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Search Underway for F/A -18 Pilot

Search Underway for F/A -18 Pilot


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BOARD THE USS KITTY HAWK (AP) -- The U.S. military launched a search and rescue mission Thursday for the pilot of a Navy F/A-18C Hornet after his fighter jet went down during a bombing run over Iraq.

The cause of the crash was under investigation, and there was no word on the pilot's fate.

The plane, from the aircraft carrier USS Kitty Hawk in the Persian Gulf, went down just before midnight Wednesday. It was on a bombing mission near Karbala, a city 50 miles south of Baghdad where fighting raged between U.S. and Iraqi forces.

Many of the ship's crew woke up to the news of the missing pilot, which the captain made on a speaker and asked the crew to say a prayer. The mood on the ship was somber but bombing missions continued.

Other aircraft reported seeing surface-to-air missiles and anti-aircraft fire in the area where the plane disappeared, said Lt. Brook DeWalt, a spokesman for the Kitty Hawk.

At the U.S. Central Command briefing in Qatar, Brig. Gen. Vincent Brooks was asked if a Patriot missile may have downed the plane. Brooks would not confirm that. He said there had been surface-to-surface and surface-to-air missile fire in the area.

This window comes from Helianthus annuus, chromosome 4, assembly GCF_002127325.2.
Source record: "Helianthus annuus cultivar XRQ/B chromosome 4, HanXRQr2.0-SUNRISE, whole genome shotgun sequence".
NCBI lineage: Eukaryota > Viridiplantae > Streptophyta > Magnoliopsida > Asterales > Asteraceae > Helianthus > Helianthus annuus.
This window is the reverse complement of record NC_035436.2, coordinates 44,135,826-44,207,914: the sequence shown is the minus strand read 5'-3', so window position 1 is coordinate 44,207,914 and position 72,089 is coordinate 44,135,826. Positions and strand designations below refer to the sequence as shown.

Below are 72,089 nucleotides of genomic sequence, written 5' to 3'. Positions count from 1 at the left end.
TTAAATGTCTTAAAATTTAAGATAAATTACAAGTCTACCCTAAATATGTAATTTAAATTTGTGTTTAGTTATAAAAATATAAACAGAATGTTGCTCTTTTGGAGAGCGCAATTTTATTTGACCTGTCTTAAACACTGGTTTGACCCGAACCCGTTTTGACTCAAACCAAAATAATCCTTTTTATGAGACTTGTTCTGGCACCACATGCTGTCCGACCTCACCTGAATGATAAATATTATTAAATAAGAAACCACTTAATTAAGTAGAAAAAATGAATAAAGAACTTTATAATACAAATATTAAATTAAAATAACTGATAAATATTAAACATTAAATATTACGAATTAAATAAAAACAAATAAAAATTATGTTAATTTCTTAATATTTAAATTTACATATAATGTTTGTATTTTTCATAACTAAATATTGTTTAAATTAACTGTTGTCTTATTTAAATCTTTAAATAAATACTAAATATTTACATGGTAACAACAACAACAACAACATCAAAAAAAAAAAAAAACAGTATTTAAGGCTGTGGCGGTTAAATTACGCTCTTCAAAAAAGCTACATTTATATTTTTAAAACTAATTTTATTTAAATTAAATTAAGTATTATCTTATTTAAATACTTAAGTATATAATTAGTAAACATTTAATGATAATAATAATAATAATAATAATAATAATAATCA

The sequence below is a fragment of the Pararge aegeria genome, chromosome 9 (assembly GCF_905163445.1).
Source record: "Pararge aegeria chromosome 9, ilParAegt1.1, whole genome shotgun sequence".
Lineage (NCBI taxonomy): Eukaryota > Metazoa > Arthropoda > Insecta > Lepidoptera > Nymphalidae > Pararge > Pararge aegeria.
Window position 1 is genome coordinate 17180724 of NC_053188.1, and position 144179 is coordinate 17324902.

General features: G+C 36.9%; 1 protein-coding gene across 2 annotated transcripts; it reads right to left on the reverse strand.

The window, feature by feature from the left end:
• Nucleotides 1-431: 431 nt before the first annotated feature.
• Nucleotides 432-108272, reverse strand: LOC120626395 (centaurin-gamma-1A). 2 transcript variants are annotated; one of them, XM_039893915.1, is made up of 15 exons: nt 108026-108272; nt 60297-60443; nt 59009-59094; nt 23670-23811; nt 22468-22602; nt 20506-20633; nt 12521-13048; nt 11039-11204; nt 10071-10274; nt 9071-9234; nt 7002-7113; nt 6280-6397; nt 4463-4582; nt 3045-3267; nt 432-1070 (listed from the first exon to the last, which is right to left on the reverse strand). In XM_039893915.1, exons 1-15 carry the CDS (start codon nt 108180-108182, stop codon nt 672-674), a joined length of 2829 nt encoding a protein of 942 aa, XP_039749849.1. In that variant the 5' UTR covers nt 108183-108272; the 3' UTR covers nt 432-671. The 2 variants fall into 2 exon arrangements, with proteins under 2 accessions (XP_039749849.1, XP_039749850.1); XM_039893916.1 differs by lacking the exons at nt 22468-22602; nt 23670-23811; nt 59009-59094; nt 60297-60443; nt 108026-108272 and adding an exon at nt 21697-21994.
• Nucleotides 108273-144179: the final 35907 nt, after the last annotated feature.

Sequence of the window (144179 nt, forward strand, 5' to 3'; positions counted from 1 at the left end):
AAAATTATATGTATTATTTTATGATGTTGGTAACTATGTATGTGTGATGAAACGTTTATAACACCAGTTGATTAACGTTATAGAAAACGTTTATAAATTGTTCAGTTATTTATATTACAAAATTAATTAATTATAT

"We have more examination to do at this point," he said.

"It's too early for me to be able to determine what the cause was."

Iraqi television broadcast pictures Thursday of what it said was the wreckage of the downed Hornet. Iraqi Information Minister Mohammed Saeed al-Sahhaf claimed the aircraft was shot down by Saddam's Fedayeen, a paramilitary force.

"We're now trying to exhaust them, making them more tired until our leadership decides the time and method to clean our territory of their desecration," he said.

Navy and Marine pilots fly the F/A-18 from aircraft carriers.

The supersonic jets are armed with a 20mm cannon and can carry a range of bombs and missiles.

The easily maneuverable Hornet can operate as a fighter jet, shooting down enemy planes, or as an attack plane, bombing enemy targets.

(Copyright 2003 by The Associated Press. All Rights Reserved.)

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